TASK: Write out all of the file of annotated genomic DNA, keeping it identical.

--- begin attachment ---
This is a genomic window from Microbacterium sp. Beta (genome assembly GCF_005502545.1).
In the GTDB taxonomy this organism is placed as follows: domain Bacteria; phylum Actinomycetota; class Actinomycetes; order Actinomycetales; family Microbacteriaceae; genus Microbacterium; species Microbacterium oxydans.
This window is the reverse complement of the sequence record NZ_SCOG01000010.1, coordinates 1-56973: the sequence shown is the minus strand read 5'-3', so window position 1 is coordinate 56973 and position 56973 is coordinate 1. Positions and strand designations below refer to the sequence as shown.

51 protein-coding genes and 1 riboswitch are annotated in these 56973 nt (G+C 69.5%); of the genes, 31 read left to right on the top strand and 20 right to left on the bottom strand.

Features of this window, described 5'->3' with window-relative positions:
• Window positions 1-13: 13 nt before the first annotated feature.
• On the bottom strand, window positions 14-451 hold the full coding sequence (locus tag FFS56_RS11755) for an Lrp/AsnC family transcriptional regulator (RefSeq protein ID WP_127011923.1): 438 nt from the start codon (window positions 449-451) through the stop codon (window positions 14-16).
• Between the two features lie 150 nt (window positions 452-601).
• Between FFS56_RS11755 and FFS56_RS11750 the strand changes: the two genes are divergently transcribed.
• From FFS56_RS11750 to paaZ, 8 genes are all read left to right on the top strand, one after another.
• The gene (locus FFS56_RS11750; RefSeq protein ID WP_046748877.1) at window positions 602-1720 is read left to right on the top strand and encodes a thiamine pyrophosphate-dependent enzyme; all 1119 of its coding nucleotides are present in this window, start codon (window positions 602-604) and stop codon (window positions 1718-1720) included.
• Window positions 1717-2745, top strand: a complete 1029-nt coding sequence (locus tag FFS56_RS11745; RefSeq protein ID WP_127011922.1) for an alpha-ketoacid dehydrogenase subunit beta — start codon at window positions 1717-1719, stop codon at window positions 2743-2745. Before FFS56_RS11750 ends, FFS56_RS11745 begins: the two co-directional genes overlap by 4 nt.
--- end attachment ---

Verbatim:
This is a genomic window from Microbacterium sp. Beta (genome assembly GCF_005502545.1).
In the GTDB taxonomy this organism is placed as follows: domain Bacteria; phylum Actinomycetota; class Actinomycetes; order Actinomycetales; family Microbacteriaceae; genus Microbacterium; species Microbacterium oxydans.
This window is the reverse complement of the sequence record NZ_SCOG01000010.1, coordinates 1-56973: the sequence shown is the minus strand read 5'-3', so window position 1 is coordinate 56973 and position 56973 is coordinate 1. Positions and strand designations below refer to the sequence as shown.

51 protein-coding genes and 1 riboswitch are annotated in these 56973 nt (G+C 69.5%); of the genes, 31 read left to right on the top strand and 20 right to left on the bottom strand.

Features of this window, described 5'->3' with window-relative positions:
• Window positions 1-13: 13 nt before the first annotated feature.
• On the bottom strand, window positions 14-451 hold the full coding sequence (locus tag FFS56_RS11755) for an Lrp/AsnC family transcriptional regulator (RefSeq protein ID WP_127011923.1): 438 nt from the start codon (window positions 449-451) through the stop codon (window positions 14-16).
• Between the two features lie 150 nt (window positions 452-601).
• Between FFS56_RS11755 and FFS56_RS11750 the strand changes: the two genes are divergently transcribed.
• From FFS56_RS11750 to paaZ, 8 genes are all read left to right on the top strand, one after another.
• The gene (locus FFS56_RS11750; RefSeq protein ID WP_046748877.1) at window positions 602-1720 is read left to right on the top strand and encodes a thiamine pyrophosphate-dependent enzyme; all 1119 of its coding nucleotides are present in this window, start codon (window positions 602-604) and stop codon (window positions 1718-1720) included.
• Window positions 1717-2745, top strand: a complete 1029-nt coding sequence (locus tag FFS56_RS11745; RefSeq protein ID WP_127011922.1) for an alpha-ketoacid dehydrogenase subunit beta — start codon at window positions 1717-1719, stop codon at window positions 2743-2745. Before FFS56_RS11750 ends, FFS56_RS11745 begins: the two co-directional genes overlap by 4 nt.